The Water Institute produces a range of scientific publications. In this way, we contribute to the state of the science, communicating cutting edge ideas to a broad technical audience.
Sources of organic matter in sediments of the Colville River delta, Alaska: A multi-proxy approach
posted on 08.13.2015
Mead Allison, Author
Thawing of permafrost and subsequent release of organic carbon in the warming Arctic has great potential to influence carbon cycling between the land and ocean. Here, we investigated temporal and spatial differences of organic carbon sources in sediments of Colville River delta and the adjacent Simpson Lagoon, Alaska (USA) over the last ∼50 years, using a multi-proxy approach (lignin, fatty acids, sterols, bulk and compound-specific 13C isotopes). Stations closer to the river mouth showed greater inputs of soil and litter-derived terrestrial material based on the terrestrial inputs indicator (Λ8), soil biomarker (3,5-Bd), and degradation index ([Ad/Al]v), as well as stronger and more frequent watershed-flushing events, coupled with Colville River discharge events, than stations in the lagoon. Values of Λ8, 3,5-Bd, and [Ad/Al]v in sediments ranged from 0.75–2.69, 0.02–0.44 mg/100 mg OC, and 0.23–0.85, respectively. The increase of terrestrial inputs in sediments near the delta for the last ∼50 years is most likely due to increase of river discharge under warmer temperatures in recent decades. Coastal erosion and inputs from other river sources (e.g., Kuparuk and Mackenzie Rivers) also contribute to the organic carbon in sediments of the delta. Rudimentary fatty acid indices reflected two distinct groups of bacteria in these sediments. Additionally, the sterol biomarker 24-ethylcholest-5-en-3β-ol is useful to track peat inputs in the Arctic. Click here to view the full publication.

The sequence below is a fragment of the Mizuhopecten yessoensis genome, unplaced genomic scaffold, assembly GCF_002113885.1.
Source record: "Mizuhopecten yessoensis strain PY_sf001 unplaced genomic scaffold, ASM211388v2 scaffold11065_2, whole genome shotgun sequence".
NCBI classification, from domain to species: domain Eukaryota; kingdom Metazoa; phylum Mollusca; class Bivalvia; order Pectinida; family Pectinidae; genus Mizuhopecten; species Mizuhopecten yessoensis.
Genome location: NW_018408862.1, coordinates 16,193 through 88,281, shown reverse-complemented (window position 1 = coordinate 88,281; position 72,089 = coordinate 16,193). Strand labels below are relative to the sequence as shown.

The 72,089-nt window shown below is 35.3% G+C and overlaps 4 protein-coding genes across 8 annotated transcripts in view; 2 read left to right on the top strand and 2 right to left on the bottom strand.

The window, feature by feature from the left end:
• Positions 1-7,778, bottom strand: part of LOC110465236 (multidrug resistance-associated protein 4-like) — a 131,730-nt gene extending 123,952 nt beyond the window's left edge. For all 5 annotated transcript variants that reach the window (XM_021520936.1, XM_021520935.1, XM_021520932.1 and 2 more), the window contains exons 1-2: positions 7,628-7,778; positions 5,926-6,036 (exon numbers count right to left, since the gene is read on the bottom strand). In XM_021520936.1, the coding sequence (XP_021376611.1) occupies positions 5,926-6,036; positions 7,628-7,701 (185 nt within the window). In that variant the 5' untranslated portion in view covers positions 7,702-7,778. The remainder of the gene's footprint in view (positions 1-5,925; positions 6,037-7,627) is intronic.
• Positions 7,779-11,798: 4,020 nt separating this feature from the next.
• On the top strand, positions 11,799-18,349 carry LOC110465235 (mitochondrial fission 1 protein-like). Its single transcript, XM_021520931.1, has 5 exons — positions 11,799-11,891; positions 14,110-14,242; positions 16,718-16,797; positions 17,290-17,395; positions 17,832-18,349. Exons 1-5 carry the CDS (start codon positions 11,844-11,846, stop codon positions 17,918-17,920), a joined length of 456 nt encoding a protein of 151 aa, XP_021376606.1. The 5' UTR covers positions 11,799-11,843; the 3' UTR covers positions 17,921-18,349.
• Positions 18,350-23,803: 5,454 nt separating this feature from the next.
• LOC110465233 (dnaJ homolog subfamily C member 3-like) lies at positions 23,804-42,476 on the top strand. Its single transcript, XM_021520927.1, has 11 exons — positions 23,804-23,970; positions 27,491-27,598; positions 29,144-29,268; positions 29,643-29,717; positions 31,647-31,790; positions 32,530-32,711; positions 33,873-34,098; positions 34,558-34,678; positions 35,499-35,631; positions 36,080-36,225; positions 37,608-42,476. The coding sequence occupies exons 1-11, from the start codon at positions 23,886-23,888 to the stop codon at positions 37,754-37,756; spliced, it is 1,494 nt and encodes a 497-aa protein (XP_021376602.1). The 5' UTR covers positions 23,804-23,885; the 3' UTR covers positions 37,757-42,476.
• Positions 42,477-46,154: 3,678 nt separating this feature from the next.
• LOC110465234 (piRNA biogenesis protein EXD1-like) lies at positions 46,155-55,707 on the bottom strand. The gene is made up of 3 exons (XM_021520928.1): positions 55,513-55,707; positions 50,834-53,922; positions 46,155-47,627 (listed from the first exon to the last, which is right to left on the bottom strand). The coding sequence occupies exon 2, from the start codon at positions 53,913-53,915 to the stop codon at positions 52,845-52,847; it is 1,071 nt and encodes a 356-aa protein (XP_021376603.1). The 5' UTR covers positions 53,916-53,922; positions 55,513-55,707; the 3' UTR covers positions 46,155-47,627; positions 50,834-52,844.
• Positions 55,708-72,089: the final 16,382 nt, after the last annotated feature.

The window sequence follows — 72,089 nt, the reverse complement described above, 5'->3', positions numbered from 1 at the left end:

An Examination of Froude-Supercritical Flows and Cyclic Steps On A Subaqueous Lacustrine Delta, Lake
posted on 08.13.2015
Mead Allison, Author
Density-driven submarine flows, including turbidity currents, play an important role in the transfer of sediment into deep water. These bottom-hugging flows often produce flow-transverse bedforms along their path. A sedimentological and geophysical survey of the Stehekin River delta in Lake Chelan, Washington, reveals a downslope-elongate field of bedforms on the delta foreset associated with hyperpycnal discharges of the Stehekin River. An analysis of the bedform morphologies, delta geometry, and density contrast between lake and river water suggests that these hyperpycnal flows are Froude-supercritical. The bedforms are likely cyclic steps, flow-transverse bedforms that are bounded by stable hydraulic jumps between alternating subcritical and supercritical flow regimes. The ability to examine the three-dimensional bed configuration produced by natural density-driven flows adds valuable information to the body of experimental work focused on the behavior of cyclic steps in flumes. Click here to view the full publication.
High rates of organic carbon burial in fjord sediments globally
posted on 05.05.2015
Mead Allison, Author
The deposition and long-term burial of organic carbon in marine sediments has played a key role in controlling atmospheric O2 and CO2 concentrations over the past 500 million years. Marine carbon burial represents the dominant natural mechanism of long-term organic carbon sequestration. Fjords—deep, glacially carved estuaries at high latitudes—have been hypothesized to be hotspots of organic carbon burial, because they receive high rates of organic material fluxes from the watershed. Here we compile organic carbon concentrations from 573 fjord surface sediment samples and 124 sediment cores from nearly all fjord systems globally. We use sediment organic carbon content and sediment delivery rates to calculate rates of organic carbon burial in fjord systems across the globe. We estimate that about 18 Mt of organic carbon are buried in fjord sediments each year, equivalent to 11% of annual marine carbon burial globally. Per unit area, fjord organic carbon burial rates are twice as large as the global ocean average, and fjord sediments contain twice as much organic carbon as biogenous sediments underlying the upwelling regions of the ocean. We conclude that fjords may play an important role in climate regulation on glacial–interglacial timescales. Click here to view the full publication.